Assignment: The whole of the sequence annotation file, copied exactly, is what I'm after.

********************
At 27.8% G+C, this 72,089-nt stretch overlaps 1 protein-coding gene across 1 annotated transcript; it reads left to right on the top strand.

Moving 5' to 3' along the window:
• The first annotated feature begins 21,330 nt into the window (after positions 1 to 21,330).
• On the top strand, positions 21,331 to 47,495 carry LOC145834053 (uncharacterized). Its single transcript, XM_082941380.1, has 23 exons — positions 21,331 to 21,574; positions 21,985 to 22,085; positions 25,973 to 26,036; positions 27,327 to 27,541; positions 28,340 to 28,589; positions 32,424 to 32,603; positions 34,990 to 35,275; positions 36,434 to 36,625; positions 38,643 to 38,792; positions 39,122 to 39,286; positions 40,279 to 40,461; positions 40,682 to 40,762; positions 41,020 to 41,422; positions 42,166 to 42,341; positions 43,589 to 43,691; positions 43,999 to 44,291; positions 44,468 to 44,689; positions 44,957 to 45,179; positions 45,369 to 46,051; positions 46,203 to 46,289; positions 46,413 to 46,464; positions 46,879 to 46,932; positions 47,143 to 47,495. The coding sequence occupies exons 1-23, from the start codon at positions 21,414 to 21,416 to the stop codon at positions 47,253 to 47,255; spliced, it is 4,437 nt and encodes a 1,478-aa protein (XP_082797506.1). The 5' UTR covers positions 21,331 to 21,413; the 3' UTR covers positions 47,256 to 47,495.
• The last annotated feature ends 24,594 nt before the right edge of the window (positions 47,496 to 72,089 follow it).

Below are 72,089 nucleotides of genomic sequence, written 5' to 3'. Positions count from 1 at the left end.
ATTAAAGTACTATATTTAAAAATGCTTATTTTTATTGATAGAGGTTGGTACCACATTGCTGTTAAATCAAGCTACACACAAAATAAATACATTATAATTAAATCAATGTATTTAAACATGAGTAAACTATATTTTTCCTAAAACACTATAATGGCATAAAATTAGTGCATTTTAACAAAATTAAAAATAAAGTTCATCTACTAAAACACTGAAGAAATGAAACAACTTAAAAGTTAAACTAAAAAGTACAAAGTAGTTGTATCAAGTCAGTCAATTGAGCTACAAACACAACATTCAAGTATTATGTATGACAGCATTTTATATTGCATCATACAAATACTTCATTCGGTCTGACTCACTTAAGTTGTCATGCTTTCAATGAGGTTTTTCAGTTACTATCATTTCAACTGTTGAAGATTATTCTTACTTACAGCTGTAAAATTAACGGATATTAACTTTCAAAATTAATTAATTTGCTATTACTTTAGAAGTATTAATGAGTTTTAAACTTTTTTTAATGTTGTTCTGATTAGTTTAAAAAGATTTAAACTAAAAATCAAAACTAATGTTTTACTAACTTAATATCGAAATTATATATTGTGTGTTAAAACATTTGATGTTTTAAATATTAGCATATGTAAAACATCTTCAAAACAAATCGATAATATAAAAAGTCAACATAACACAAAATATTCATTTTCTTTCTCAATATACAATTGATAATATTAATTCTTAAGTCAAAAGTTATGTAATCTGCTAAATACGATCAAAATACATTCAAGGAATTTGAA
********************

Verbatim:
At 27.8% G+C, this 72,089-nt stretch overlaps 1 protein-coding gene across 1 annotated transcript; it reads left to right on the top strand.

Moving 5' to 3' along the window:
• The first annotated feature begins 21,330 nt into the window (after positions 1 to 21,330).
• On the top strand, positions 21,331 to 47,495 carry LOC145834053 (uncharacterized). Its single transcript, XM_082941380.1, has 23 exons — positions 21,331 to 21,574; positions 21,985 to 22,085; positions 25,973 to 26,036; positions 27,327 to 27,541; positions 28,340 to 28,589; positions 32,424 to 32,603; positions 34,990 to 35,275; positions 36,434 to 36,625; positions 38,643 to 38,792; positions 39,122 to 39,286; positions 40,279 to 40,461; positions 40,682 to 40,762; positions 41,020 to 41,422; positions 42,166 to 42,341; positions 43,589 to 43,691; positions 43,999 to 44,291; positions 44,468 to 44,689; positions 44,957 to 45,179; positions 45,369 to 46,051; positions 46,203 to 46,289; positions 46,413 to 46,464; positions 46,879 to 46,932; positions 47,143 to 47,495. The coding sequence occupies exons 1-23, from the start codon at positions 21,414 to 21,416 to the stop codon at positions 47,253 to 47,255; spliced, it is 4,437 nt and encodes a 1,478-aa protein (XP_082797506.1). The 5' UTR covers positions 21,331 to 21,413; the 3' UTR covers positions 47,256 to 47,495.
• The last annotated feature ends 24,594 nt before the right edge of the window (positions 47,496 to 72,089 follow it).

Below are 72,089 nucleotides of genomic sequence, written 5' to 3'. Positions count from 1 at the left end.
ATTAAAGTACTATATTTAAAAATGCTTATTTTTATTGATAGAGGTTGGTACCACATTGCTGTTAAATCAAGCTACACACAAAATAAATACATTATAATTAAATCAATGTATTTAAACATGAGTAAACTATATTTTTCCTAAAACACTATAATGGCATAAAATTAGTGCATTTTAACAAAATTAAAAATAAAGTTCATCTACTAAAACACTGAAGAAATGAAACAACTTAAAAGTTAAACTAAAAAGTACAAAGTAGTTGTATCAAGTCAGTCAATTGAGCTACAAACACAACATTCAAGTATTATGTATGACAGCATTTTATATTGCATCATACAAATACTTCATTCGGTCTGACTCACTTAAGTTGTCATGCTTTCAATGAGGTTTTTCAGTTACTATCATTTCAACTGTTGAAGATTATTCTTACTTACAGCTGTAAAATTAACGGATATTAACTTTCAAAATTAATTAATTTGCTATTACTTTAGAAGTATTAATGAGTTTTAAACTTTTTTTAATGTTGTTCTGATTAGTTTAAAAAGATTTAAACTAAAAATCAAAACTAATGTTTTACTAACTTAATATCGAAATTATATATTGTGTGTTAAAACATTTGATGTTTTAAATATTAGCATATGTAAAACATCTTCAAAACAAATCGATAATATAAAAAGTCAACATAACACAAAATATTCATTTTCTTTCTCAATATACAATTGATAATATTAATTCTTAAGTCAAAAGTTATGTAATCTGCTAAATACGATCAAAATACATTCAAGGAATTTGAA